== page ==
JOBS Act Changes: A General Solicitation Primer (Part 1 of 2) [UPDATED]

The Jumpstart Our Business Startups Act, or JOBS Act, was signed into law on April 5th, 2012. The legislation was designed to make it easier for small businesses in the U.S. to raise capital through a number of changes in the securities law. Some of these changes were already in effect, including a streamlining of the IPO process and an increase in the investor threshold forcing companies to go public (see Facebook). On September 23rd, 2013, Title II went into effect (EDIT: About a week after Title II went into effect, the SEC reopened its comment period for 30 days to discuss these rules. So currently these changes are proposed and are not set in stone. October 23rd is the new deadline for changes.) This provision lifts the ban on “general solicitation” and gives private companies the ability to publicly advertise that they are fundraising. The new law will undoubtedly affect startups and the early VC landscape. Here at LaunchCapital, we’ve had some time now to digest, reflect, and discuss the new law and how it will affect our world. We’ll break this post up into two parts. Part 1 will provide a detailed overview of the new law and the changes that are taking place. In Part 2, we’ll lay out our thoughts on how these changes might have an effect on the startup world.

So What Exactly is Changing?

Officially, Title II of the JOBS Act makes changes to Rule 506 of Regulation D in the Securities Act. Rule 506 was considered a “safe harbor” for private offering of securities. This allowed companies to raise an unlimited amount of money through accredited investors (and up to 35 non-accredited investors) while being exempt from registering and filing financial reports with the SEC. In order to receive this exemption, companies had to file “Form D” 15 days after they had raised money. Form D is a generally brief notice that included names and addresses of shareholders, but little other information on the company itself. Also, private companies could act on “good faith” that an investor who said they were accredited, were actually accredited. In order to receive this exemption, however, companies were not allowed to use general solicitation and advertise publicly that they were fundraising.

The new law creates Rule 506 (c) which allows companies to generally solicit their fundraise. There are some strings attached, however:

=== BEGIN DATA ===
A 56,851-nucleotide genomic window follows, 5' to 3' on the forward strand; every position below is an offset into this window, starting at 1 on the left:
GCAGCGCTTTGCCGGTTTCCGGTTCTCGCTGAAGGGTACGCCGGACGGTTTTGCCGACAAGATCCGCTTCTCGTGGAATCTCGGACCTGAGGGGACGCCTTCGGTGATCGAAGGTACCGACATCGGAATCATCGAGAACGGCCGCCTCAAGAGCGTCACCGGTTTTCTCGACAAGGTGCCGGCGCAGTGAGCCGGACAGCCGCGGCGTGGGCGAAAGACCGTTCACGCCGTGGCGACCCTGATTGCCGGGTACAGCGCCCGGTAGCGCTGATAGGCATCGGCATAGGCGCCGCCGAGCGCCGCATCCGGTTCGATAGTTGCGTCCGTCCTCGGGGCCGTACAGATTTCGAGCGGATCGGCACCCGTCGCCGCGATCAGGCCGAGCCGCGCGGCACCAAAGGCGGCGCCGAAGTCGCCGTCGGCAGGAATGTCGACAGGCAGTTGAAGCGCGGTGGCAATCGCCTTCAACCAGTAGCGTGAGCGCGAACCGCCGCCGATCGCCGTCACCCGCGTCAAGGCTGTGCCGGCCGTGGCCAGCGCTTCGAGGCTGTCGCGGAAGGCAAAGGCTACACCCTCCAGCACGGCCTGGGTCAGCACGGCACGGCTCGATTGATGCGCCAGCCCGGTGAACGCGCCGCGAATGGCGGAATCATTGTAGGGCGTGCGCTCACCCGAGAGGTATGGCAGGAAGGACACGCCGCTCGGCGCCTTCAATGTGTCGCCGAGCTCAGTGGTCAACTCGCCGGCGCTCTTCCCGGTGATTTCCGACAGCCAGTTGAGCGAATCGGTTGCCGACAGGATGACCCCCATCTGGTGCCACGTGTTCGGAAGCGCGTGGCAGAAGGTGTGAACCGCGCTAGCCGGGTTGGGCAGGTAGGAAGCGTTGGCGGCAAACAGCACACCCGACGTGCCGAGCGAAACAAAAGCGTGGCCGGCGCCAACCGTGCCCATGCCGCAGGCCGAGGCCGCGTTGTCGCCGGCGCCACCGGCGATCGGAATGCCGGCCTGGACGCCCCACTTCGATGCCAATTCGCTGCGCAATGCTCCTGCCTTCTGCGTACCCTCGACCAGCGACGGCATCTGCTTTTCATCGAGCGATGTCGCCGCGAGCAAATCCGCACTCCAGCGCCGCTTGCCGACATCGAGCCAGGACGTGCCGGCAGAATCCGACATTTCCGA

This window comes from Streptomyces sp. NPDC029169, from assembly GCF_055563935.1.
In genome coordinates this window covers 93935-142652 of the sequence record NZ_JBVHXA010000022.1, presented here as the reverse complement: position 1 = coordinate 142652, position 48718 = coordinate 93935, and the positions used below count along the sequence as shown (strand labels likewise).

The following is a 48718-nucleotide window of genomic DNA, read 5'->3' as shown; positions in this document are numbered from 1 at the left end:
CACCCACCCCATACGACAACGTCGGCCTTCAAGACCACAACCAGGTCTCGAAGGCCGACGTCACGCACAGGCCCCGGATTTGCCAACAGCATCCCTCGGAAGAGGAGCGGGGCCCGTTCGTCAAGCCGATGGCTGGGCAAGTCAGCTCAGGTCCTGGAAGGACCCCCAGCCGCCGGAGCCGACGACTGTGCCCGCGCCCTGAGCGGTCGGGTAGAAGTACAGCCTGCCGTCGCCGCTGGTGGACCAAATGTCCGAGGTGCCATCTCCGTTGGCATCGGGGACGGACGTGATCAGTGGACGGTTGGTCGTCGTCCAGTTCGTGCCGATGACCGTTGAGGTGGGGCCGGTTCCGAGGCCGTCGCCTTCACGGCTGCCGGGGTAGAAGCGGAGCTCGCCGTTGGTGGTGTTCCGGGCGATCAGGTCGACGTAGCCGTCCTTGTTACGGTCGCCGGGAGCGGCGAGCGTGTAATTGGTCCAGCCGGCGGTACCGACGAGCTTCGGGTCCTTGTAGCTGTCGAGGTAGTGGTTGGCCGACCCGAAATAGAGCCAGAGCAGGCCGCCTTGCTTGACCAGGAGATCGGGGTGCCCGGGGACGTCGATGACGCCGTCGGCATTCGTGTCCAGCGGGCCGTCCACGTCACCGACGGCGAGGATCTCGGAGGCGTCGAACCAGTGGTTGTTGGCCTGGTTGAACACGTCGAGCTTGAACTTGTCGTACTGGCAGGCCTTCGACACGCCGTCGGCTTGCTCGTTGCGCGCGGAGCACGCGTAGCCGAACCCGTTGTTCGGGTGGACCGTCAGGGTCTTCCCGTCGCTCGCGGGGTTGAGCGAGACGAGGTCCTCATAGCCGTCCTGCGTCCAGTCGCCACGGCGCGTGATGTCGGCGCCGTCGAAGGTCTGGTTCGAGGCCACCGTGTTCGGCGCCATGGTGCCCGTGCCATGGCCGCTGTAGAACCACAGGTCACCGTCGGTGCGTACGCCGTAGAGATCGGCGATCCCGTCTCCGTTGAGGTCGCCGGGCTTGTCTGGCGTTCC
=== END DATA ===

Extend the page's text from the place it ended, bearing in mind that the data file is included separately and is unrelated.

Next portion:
• Instead of acting on good faith, companies must take “reasonable steps” to verify that purchasers of securities are accredited investors; companies may solicit to everyone, however.
  • The SEC does not provide exclusive steps that companies must take to verify accreditation, but it does give examples that would qualify as “reasonable”.
    • IRS forms reporting investor income for the past 2 years
    • Recent financial documents – such as bank statements, brokerage statements, appraisal reports and credit reports – along with a written representation that all liabilities have been disclosed.
    • Written confirmation from a registered broker-dealer, SEC-registered investment adviser, licensed attorney or certified public accountant that they’ve checked their client’s accreditation in the past 3 months.
    • Accredited investors that have previously invested in a private company prior to the law change, counts toward “reasonable steps”.
    • Form D must be filed 15 days prior to general solicitation. Previously you had to file 15 days after funds were raised.
    • Once you generally solicit, you must follow these rules and can’t revert back to a private placement.
    • Companies have to determine that there are no “bad actors” that are shareholders or officers in the company. Essentially these are people with prior felonies or run-ins with the SEC.

As you can imagine, these additional steps necessary to generally solicit will most likely result in increased legal costs and liability for the company. To avoid these additional complications, companies can choose to fundraise under the old rules. This provision is now called Rule 506 (b).

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Lastly, there are changes to Form D itself. In addition to filing 15 days prior to solicitation, companies choosing to solicit will need to provide additional information on the exemption form. This additional information includes, types of investors in the offering, use of proceeds, methods to verify accreditation, types of general solicitation used, among other general information about the company itself. Companies that fail to comply with all these changes will be disqualified from fundraising for one year. There is a 30-day grace period, however, to provide updates to Form D.

As you might imagine the JOBS Act creates some new opportunities for crowdfunding platforms like AngelList and may create some additional issues/headaches for companies who solicit. In Part 2 of this post, we’ll discuss all these changes and how it affects our world.

UPDATE:   According to Bloomberg, on October 18th the SEC has issued a crowdfunding proposal that would ease the investor verification process for startups. Many of the verification challenges discussed above could be changed next week. October 23rd is the current deadline for any changes. I'm going to hold off on Part 2 until the requirements are more set in stone.

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